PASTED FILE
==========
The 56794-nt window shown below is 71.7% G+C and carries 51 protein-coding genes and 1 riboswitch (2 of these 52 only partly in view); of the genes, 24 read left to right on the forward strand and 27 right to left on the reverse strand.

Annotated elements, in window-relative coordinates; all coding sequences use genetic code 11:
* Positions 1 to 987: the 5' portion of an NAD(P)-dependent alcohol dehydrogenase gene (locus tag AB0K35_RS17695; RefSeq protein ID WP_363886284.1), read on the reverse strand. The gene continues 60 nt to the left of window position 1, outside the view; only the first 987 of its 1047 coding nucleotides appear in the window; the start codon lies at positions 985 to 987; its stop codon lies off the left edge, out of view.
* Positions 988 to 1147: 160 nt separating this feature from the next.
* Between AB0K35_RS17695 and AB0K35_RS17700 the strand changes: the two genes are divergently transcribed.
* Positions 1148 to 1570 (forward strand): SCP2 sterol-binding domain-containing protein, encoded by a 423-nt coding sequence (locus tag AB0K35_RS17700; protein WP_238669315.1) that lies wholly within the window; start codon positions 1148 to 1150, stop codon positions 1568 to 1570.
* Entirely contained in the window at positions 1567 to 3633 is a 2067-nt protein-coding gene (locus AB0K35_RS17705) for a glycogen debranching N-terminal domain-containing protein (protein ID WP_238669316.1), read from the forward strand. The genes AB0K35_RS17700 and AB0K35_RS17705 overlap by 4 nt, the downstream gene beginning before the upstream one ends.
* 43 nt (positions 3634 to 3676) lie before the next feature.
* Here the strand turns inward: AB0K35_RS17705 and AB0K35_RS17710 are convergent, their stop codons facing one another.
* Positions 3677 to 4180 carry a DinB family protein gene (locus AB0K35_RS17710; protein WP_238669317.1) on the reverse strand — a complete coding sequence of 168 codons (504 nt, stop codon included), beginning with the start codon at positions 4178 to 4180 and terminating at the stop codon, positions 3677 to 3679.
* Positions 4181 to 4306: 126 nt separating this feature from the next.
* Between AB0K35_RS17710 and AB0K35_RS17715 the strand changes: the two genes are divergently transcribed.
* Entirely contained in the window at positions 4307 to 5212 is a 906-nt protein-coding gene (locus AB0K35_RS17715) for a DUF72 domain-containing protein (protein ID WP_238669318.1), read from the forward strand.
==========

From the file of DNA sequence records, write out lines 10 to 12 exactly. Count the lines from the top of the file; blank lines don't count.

* Positions 3677 to 4180 carry a DinB family protein gene (locus AB0K35_RS17710; protein WP_238669317.1) on the reverse strand — a complete coding sequence of 168 codons (504 nt, stop codon included), beginning with the start codon at positions 4178 to 4180 and terminating at the stop codon, positions 3677 to 3679.
* Positions 4181 to 4306: 126 nt separating this feature from the next.
* Between AB0K35_RS17710 and AB0K35_RS17715 the strand changes: the two genes are divergently transcribed.